Until recently, the residents of Melamchi, Nepal, cooked meals and heated water for bathing over a wood-burning stove. Schoolchildren didn’t have access to the Internet or reliable electric lighting for studying after dark.
That all changed this year, after a team of IEEE volunteers traveled to the village and installed photovoltaic panels, a battery storage system, and a solar water heater at the Shree Batase Secondary School in Melamchi, which is about 45 kilometers from the capital city of Kathmandu.
“The effect that access to reliable electricity has had on the village is amazing,” says Morgan Kiani, an engineering professor at Texas Christian University, in Fort Worth. The IEEE senior member led the team of engineers that installed the systems on behalf of IEEE Smart Village, a program that brings electricity—as well as educational and employment opportunities—to remote communities worldwide. Smart Village is one of the donor-supported initiatives of the IEEE Foundation. The project in Nepal was supported by funds Kiani raised through the IEEE Industrial Electronics Society.
Her team collaborated with Global Himalayan Expedition (GHE), an organization that couples tourism with humanitarian technology to provide solar energy in off-grid communities.
Restoring electricity after an earthquake
The idea for the project came from a chance encounter in a shopping center. Kiani traveled in 2018 to Cairns, Australia, for the IEEE International Symposium on Industrial Electronics. While in Cairns, she visited a store that sold purses and clothes made by Melamchi villagers. The owner told her sales of the products supported the village’s school, which had been destroyed by an earthquake in 2015. The earthquake severely damaged Melamchi’s power lines. Although the school had been rebuilt and new power lines had been installed, the electricity wasn’t reliable.
“The school is the center of the community,” Kiani says. More than 200 children attend class there, and some even live there because their home was destroyed by the earthquake, or their parents died in the disaster.
“The story really touched my heart,” she says, and she made it her mission to assist the villagers.
While attending IEEE Smart Village’s Power Africa conference in 2022 in Kigali, Rwanda, she met GHE founder Paras Loomba. Kiani shared Melamchi’s story with him, and the two decided to team up to help the village.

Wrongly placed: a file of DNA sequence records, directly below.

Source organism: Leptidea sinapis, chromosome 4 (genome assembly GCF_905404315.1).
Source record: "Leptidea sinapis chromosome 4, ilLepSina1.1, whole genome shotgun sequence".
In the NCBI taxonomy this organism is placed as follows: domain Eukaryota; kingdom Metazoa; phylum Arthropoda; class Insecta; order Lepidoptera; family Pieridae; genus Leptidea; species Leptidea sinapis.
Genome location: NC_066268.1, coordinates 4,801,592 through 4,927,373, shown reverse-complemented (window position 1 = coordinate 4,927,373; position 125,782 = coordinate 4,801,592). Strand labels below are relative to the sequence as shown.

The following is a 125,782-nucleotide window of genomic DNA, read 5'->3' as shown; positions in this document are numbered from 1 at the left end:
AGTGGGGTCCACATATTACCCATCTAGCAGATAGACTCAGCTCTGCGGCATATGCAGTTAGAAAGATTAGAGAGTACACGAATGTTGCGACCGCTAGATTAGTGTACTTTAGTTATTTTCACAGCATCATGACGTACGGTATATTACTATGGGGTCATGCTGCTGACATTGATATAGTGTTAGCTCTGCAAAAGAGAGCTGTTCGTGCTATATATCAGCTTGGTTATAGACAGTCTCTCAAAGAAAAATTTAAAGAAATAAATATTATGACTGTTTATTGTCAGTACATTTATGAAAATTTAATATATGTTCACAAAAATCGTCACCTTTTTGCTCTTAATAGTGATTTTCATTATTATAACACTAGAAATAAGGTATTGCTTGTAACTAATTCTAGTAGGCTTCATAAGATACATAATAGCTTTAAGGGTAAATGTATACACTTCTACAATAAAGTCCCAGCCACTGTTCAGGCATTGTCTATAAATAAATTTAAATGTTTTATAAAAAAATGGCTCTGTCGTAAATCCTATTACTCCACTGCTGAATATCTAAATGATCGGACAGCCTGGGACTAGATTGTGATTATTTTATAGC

Bringing reliable power to a remote community
The photovoltaic panels connect to a battery storage system, which consists of a 38.4-kWh battery bank of 16 200-amp batteries and a voltmeter. IEEE Smart Village
To decide which system would best serve the town, Kiani and Loomba met virtually with school administrators and members of the community. Not surprisingly, the leaders said their priorities were access to reliable electricity and hot water.
The IEEE volunteers installed an 11-kilowatt photovoltaic system on the roof of the school’s main building. A 200-liter solar water heater was installed in the school’s dormitory. The panels connect to a battery storage system, which consists of a 38.4-kWh battery bank of 16 200-amp batteries and a voltmeter. Hybrid inverters convert the solar panels’ DC power to AC so it can be used by light fixtures and household appliances.
Access to reliable power has empowered not only the children but also the other villagers. They now have reliable Internet—which opens up another world for educational content.
Kiani and her team trained teachers and other school staff members how to perform maintenance and how to monitor the health of the solar panels and battery bank. An online portal allows the staff members as well as Kiani and Loomba to monitor the system. The portal—which displays information such as the amount of electricity being produced, consumed, and stored—is included with the solar panels and is accessed through the manufacturer’s website.
If staff members have questions or concerns about the system, they contact Kiani through messaging platforms WhatsApp or Viber.
Educational resources and a new source of income
The project has improved the town’s educational system, officials say. The school has had a tough time finding qualified teachers willing to travel to the remote village. Now that the school has reliable Internet access, students can be taught remotely.
Teachers also have access to free online educational resources from IEEE, such as the TryEngineering and REACH (Raising Engineering Awareness through the Conduit of History) programs, Kiani says. TryEngineering offers hundreds of lesson plans, hands-on activities, and other resources. REACH helps teachers explain the history of technologies used in agriculture, health care, and transportation.
“Access to reliable power has empowered not only the children but also the other villagers,” Kiani says. “They now have reliable access to the Internet—which opens up another world for educational content.”
More than 200 children attend class at the Shree Batase Secondary School, and some even live there because their home was destroyed by the earthquake, or their parents died in the 2015 disaster.IEEE Smart Village
The new technology is providing a source of income for the school as well: People pay a small fee to charge their cell phone or use the Internet at the school. Thanks to funds raised by the IEEE Industrial Electronics Society, a projector and other equipment was purchased for the school, which holds movie nights and charges attendees a small fee.
The school can use the money to purchase batteries and other replacement parts.
“It’s really amazing,” Kiani says, “how something many people take for granted has changed the lives of the residents of Melamchi.”
”This project wouldn’t have been possible without members from IEEE Smart Village and the IEEE Industrial Electronics Society or Paras Loomba and his team,” she says.
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